A special from NPR News, "College Choice: The Value of It All" follows nine college seniors. NPR's Robert Siegel spent more than a year checking in with the students, talking with them about their choice of school and how things turned out.
When these young adults set out to pick a college in 2010 and 2011, they were making a decision of a lifetime amid big financial obstacles: soaring tuition and the great recession. And as they progress through their colleg careers, a debate over the value of college grew louder.
A long held mantra -- that the best investment is a good education -- is increasingly being called into question. Some politicians, high-profile entrepreneurs and even educators, have become publicly skeptical of the worth of degree that costs hundreds of thousands of dollars to obtain.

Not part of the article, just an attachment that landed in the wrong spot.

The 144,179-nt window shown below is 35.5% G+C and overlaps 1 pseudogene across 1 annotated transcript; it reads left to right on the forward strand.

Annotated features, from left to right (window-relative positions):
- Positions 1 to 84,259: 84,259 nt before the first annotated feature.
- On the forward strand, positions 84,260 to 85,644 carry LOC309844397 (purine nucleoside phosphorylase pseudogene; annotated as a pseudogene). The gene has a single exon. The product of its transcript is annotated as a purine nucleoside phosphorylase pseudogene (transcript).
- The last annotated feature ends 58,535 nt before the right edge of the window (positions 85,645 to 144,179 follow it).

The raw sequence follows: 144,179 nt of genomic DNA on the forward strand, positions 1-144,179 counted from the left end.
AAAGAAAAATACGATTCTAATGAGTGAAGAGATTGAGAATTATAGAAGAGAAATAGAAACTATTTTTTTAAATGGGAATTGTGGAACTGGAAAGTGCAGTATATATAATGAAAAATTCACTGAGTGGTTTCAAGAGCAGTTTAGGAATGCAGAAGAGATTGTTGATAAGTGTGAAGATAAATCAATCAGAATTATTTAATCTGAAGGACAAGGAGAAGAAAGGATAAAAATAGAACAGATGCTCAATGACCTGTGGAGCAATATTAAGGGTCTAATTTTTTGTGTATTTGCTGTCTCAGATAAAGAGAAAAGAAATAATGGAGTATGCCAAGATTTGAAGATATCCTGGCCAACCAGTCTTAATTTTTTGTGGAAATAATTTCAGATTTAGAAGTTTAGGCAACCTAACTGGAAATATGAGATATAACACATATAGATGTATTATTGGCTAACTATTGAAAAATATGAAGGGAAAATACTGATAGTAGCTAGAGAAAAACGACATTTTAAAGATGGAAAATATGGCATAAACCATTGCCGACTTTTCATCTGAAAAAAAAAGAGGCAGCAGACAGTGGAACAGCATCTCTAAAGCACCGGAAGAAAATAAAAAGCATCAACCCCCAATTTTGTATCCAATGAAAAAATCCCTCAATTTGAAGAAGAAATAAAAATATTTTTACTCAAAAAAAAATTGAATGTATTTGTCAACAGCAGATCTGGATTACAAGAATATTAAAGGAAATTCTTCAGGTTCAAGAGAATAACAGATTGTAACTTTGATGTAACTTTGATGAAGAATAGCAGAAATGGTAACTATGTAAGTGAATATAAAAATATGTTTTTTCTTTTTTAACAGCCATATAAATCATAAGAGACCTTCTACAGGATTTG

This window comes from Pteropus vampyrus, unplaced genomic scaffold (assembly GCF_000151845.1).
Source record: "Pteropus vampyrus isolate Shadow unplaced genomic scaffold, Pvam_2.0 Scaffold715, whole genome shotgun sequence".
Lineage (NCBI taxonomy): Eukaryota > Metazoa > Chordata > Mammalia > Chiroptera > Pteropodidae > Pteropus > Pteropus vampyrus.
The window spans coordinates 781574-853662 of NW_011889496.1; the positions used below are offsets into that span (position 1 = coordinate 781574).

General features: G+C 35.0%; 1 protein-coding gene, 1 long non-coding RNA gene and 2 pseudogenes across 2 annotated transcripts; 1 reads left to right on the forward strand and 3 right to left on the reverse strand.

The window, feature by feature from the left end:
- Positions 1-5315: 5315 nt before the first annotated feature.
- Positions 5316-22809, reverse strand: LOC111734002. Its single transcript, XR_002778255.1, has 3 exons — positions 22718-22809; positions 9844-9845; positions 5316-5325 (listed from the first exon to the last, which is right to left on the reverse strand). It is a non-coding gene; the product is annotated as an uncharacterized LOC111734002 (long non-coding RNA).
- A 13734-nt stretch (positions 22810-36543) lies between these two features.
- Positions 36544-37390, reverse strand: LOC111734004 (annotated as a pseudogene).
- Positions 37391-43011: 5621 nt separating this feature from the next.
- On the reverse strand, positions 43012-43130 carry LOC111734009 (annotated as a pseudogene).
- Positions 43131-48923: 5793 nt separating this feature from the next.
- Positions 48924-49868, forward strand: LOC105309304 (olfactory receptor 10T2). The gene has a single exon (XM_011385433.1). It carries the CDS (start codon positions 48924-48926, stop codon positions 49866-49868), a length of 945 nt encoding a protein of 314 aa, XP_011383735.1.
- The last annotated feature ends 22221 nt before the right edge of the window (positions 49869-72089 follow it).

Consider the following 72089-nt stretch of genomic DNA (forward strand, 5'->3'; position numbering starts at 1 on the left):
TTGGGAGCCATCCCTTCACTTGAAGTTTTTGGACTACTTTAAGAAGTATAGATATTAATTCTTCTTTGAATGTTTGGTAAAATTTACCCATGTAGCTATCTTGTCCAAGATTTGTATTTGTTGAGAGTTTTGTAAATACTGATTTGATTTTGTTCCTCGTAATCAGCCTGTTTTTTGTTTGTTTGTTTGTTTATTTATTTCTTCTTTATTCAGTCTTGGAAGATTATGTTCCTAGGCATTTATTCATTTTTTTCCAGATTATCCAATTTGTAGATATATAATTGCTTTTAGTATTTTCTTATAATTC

In that context, Siegel set out to learn how nine bright and engaging college students feel now about the choices they made back then. How have they handled the financial burden? And how well-positioned do they feel they are for the future? Robert spent a year visiting with people who made a variety of decisions -- attending a big state university, private college and community college.
We've gathered together the highlights of Robert's reporting for "All Things Considered" into a single hour-long narrative, driven by these questions and these students.
Tune in this Sunday, December 4 at 7 p.m. for "College Choice: The Value of It All."